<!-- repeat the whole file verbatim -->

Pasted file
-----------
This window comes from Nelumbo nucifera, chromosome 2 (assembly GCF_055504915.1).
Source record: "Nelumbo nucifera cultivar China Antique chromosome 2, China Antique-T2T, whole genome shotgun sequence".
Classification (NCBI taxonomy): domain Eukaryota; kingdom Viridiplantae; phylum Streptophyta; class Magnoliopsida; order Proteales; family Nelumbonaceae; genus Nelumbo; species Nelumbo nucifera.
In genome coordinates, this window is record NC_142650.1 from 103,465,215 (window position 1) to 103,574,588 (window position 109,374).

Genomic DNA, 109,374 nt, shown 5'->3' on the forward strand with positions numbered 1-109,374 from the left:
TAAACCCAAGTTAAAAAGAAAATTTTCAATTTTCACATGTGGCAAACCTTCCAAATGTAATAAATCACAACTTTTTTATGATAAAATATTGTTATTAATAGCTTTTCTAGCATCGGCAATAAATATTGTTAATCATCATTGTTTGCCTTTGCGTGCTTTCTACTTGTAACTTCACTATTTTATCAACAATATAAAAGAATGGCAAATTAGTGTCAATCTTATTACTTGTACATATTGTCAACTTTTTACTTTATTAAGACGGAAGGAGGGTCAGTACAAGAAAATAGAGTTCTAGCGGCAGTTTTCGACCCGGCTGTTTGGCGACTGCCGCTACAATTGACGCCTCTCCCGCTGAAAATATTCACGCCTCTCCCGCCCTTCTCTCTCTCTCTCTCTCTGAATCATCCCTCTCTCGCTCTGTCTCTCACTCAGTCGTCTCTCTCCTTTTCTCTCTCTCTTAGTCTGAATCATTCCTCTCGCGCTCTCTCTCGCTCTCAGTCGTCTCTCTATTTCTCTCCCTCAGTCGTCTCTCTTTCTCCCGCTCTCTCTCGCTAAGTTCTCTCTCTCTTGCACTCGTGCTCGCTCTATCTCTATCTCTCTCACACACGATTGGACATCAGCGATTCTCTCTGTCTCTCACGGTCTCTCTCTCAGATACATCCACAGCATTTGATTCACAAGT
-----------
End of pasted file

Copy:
This window comes from Nelumbo nucifera, chromosome 2 (assembly GCF_055504915.1).
Source record: "Nelumbo nucifera cultivar China Antique chromosome 2, China Antique-T2T, whole genome shotgun sequence".
Classification (NCBI taxonomy): domain Eukaryota; kingdom Viridiplantae; phylum Streptophyta; class Magnoliopsida; order Proteales; family Nelumbonaceae; genus Nelumbo; species Nelumbo nucifera.
In genome coordinates, this window is record NC_142650.1 from 103,465,215 (window position 1) to 103,574,588 (window position 109,374).

Genomic DNA, 109,374 nt, shown 5'->3' on the forward strand with positions numbered 1-109,374 from the left:
TAAACCCAAGTTAAAAAGAAAATTTTCAATTTTCACATGTGGCAAACCTTCCAAATGTAATAAATCACAACTTTTTTATGATAAAATATTGTTATTAATAGCTTTTCTAGCATCGGCAATAAATATTGTTAATCATCATTGTTTGCCTTTGCGTGCTTTCTACTTGTAACTTCACTATTTTATCAACAATATAAAAGAATGGCAAATTAGTGTCAATCTTATTACTTGTACATATTGTCAACTTTTTACTTTATTAAGACGGAAGGAGGGTCAGTACAAGAAAATAGAGTTCTAGCGGCAGTTTTCGACCCGGCTGTTTGGCGACTGCCGCTACAATTGACGCCTCTCCCGCTGAAAATATTCACGCCTCTCCCGCCCTTCTCTCTCTCTCTCTCTCTGAATCATCCCTCTCTCGCTCTGTCTCTCACTCAGTCGTCTCTCTCCTTTTCTCTCTCTCTTAGTCTGAATCATTCCTCTCGCGCTCTCTCTCGCTCTCAGTCGTCTCTCTATTTCTCTCCCTCAGTCGTCTCTCTTTCTCCCGCTCTCTCTCGCTAAGTTCTCTCTCTCTTGCACTCGTGCTCGCTCTATCTCTATCTCTCTCACACACGATTGGACATCAGCGATTCTCTCTGTCTCTCACGGTCTCTCTCTCAGATACATCCACAGCATTTGATTCACAAGT